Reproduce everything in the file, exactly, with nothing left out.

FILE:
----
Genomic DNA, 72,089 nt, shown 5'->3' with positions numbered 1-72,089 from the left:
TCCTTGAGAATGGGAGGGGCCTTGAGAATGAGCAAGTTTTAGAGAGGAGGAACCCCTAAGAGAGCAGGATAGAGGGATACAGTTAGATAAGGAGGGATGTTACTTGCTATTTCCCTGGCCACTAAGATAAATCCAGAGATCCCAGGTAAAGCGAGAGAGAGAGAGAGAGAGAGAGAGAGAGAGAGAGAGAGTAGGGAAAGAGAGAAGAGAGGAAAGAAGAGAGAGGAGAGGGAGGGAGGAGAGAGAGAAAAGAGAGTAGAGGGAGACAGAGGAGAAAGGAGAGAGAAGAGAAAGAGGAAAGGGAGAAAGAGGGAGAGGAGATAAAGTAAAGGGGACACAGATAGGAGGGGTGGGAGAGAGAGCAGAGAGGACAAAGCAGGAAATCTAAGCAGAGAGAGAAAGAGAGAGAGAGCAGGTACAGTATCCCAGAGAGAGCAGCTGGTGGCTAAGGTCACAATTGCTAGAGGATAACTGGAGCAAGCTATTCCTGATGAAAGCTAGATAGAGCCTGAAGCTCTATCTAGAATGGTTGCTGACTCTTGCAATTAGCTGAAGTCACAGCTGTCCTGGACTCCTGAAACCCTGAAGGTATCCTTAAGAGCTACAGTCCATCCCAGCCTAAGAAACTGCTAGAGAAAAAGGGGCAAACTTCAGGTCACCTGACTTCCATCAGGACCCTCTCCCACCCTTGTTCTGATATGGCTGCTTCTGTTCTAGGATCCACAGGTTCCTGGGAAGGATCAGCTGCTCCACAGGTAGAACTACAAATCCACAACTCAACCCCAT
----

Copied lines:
Genomic DNA, 72,089 nt, shown 5'->3' with positions numbered 1-72,089 from the left:
TCCTTGAGAATGGGAGGGGCCTTGAGAATGAGCAAGTTTTAGAGAGGAGGAACCCCTAAGAGAGCAGGATAGAGGGATACAGTTAGATAAGGAGGGATGTTACTTGCTATTTCCCTGGCCACTAAGATAAATCCAGAGATCCCAGGTAAAGCGAGAGAGAGAGAGAGAGAGAGAGAGAGAGAGAGAGAGAGTAGGGAAAGAGAGAAGAGAGGAAAGAAGAGAGAGGAGAGGGAGGGAGGAGAGAGAGAAAAGAGAGTAGAGGGAGACAGAGGAGAAAGGAGAGAGAAGAGAAAGAGGAAAGGGAGAAAGAGGGAGAGGAGATAAAGTAAAGGGGACACAGATAGGAGGGGTGGGAGAGAGAGCAGAGAGGACAAAGCAGGAAATCTAAGCAGAGAGAGAAAGAGAGAGAGAGCAGGTACAGTATCCCAGAGAGAGCAGCTGGTGGCTAAGGTCACAATTGCTAGAGGATAACTGGAGCAAGCTATTCCTGATGAAAGCTAGATAGAGCCTGAAGCTCTATCTAGAATGGTTGCTGACTCTTGCAATTAGCTGAAGTCACAGCTGTCCTGGACTCCTGAAACCCTGAAGGTATCCTTAAGAGCTACAGTCCATCCCAGCCTAAGAAACTGCTAGAGAAAAAGGGGCAAACTTCAGGTCACCTGACTTCCATCAGGACCCTCTCCCACCCTTGTTCTGATATGGCTGCTTCTGTTCTAGGATCCACAGGTTCCTGGGAAGGATCAGCTGCTCCACAGGTAGAACTACAAATCCACAACTCAACCCCAT